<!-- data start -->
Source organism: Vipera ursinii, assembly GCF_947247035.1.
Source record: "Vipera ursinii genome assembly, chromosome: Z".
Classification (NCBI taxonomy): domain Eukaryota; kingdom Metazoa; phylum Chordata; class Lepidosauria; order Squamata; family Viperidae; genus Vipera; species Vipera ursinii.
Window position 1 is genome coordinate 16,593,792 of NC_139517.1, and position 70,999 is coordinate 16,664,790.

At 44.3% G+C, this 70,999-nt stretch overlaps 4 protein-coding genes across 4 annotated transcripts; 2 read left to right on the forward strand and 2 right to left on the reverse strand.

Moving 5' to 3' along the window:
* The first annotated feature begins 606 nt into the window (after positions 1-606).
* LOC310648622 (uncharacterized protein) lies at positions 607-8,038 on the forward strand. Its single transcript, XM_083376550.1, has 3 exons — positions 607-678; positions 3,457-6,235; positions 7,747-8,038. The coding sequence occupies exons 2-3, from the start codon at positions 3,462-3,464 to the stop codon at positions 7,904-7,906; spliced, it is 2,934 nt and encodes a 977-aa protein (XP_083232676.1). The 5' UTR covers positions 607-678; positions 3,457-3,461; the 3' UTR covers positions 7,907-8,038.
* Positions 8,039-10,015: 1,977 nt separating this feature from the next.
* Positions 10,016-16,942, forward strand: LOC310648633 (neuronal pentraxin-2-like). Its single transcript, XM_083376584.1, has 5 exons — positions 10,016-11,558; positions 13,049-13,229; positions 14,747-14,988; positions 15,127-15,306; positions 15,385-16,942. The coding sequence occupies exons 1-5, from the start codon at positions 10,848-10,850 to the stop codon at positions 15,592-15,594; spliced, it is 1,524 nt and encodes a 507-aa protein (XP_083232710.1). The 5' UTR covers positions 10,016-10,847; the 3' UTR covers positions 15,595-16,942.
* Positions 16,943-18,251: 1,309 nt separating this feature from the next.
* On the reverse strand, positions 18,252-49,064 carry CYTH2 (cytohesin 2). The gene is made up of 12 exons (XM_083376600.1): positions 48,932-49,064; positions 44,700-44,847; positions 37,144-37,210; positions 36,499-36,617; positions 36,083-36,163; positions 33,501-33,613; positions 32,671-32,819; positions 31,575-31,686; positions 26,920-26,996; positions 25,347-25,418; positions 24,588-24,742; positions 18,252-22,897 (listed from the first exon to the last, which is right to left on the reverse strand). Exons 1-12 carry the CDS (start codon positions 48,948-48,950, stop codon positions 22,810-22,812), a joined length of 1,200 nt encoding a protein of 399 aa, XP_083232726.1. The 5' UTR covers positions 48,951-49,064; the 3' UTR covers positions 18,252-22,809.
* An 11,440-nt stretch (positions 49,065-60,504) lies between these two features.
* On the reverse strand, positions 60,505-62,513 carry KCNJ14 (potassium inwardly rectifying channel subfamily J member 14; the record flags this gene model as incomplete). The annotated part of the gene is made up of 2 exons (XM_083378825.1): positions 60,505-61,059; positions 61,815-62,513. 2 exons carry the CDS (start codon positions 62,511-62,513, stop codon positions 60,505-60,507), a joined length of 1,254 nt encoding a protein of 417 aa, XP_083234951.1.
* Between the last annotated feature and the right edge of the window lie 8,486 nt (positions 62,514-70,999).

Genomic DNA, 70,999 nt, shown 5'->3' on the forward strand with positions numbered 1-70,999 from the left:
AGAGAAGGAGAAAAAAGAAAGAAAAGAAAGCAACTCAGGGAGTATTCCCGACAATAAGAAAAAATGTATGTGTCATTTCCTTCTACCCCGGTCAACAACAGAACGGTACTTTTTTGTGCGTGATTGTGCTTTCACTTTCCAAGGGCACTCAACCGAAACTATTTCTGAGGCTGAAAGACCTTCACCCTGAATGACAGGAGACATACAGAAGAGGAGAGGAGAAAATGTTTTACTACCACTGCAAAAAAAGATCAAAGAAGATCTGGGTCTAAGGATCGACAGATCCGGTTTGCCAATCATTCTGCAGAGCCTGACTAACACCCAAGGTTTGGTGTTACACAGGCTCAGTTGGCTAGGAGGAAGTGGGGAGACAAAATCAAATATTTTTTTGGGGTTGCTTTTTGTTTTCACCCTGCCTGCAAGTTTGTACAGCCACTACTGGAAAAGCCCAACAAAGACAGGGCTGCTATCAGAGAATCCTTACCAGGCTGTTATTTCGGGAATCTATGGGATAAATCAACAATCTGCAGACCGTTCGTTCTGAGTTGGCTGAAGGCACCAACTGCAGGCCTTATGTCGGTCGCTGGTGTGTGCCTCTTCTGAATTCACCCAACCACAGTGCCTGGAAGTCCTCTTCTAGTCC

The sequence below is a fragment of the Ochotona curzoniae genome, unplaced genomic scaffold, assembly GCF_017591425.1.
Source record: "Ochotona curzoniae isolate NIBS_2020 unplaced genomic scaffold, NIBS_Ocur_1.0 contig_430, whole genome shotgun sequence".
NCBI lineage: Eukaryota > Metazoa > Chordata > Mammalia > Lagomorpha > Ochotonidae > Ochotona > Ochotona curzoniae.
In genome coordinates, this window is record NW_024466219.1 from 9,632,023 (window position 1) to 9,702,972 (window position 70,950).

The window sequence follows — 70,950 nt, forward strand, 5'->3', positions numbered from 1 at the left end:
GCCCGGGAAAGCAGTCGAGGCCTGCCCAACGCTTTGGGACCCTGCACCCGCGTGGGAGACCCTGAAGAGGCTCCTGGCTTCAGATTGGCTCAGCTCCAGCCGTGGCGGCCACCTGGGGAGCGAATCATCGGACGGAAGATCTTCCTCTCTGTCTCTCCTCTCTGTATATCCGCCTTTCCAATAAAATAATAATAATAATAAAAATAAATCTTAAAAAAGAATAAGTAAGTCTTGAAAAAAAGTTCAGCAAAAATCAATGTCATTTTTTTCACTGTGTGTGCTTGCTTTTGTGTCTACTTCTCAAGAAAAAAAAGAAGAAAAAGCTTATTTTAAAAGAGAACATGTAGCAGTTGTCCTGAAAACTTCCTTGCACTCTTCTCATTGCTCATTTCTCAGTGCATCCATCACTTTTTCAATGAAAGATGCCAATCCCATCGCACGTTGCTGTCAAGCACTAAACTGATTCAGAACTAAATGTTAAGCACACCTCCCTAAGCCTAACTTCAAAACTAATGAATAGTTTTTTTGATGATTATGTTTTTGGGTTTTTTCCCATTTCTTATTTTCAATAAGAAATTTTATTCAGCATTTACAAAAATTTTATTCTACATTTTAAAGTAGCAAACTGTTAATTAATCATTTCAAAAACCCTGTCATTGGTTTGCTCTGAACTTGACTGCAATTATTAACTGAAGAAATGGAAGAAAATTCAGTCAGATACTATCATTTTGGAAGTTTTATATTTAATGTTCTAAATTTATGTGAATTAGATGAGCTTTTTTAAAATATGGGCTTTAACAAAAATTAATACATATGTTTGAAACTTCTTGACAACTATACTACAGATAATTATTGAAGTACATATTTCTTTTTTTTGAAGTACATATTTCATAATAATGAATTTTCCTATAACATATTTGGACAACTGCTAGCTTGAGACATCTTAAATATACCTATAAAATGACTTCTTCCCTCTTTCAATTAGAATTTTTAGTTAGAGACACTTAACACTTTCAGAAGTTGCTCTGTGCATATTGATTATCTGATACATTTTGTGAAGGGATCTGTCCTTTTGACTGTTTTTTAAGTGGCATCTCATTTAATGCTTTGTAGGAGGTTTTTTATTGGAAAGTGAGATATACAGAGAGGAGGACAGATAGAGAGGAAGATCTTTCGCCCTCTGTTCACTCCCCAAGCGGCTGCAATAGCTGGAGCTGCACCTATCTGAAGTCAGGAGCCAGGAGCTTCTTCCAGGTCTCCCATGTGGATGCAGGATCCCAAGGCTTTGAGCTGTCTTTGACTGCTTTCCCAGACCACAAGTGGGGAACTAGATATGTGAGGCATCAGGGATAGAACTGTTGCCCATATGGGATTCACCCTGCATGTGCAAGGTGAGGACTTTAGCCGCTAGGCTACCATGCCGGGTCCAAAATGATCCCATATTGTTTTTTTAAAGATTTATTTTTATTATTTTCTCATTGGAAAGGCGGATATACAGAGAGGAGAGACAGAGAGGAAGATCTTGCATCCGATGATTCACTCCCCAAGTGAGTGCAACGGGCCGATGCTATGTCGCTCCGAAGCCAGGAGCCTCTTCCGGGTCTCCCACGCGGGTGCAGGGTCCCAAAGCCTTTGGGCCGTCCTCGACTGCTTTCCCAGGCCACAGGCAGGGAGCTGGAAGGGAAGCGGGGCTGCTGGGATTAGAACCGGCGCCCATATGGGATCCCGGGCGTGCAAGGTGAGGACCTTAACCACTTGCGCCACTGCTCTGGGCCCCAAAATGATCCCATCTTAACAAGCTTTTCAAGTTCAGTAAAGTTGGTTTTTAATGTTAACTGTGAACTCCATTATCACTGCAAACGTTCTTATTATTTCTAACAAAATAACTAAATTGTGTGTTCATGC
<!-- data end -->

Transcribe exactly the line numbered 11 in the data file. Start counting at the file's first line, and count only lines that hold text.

* Positions 16,943-18,251: 1,309 nt separating this feature from the next.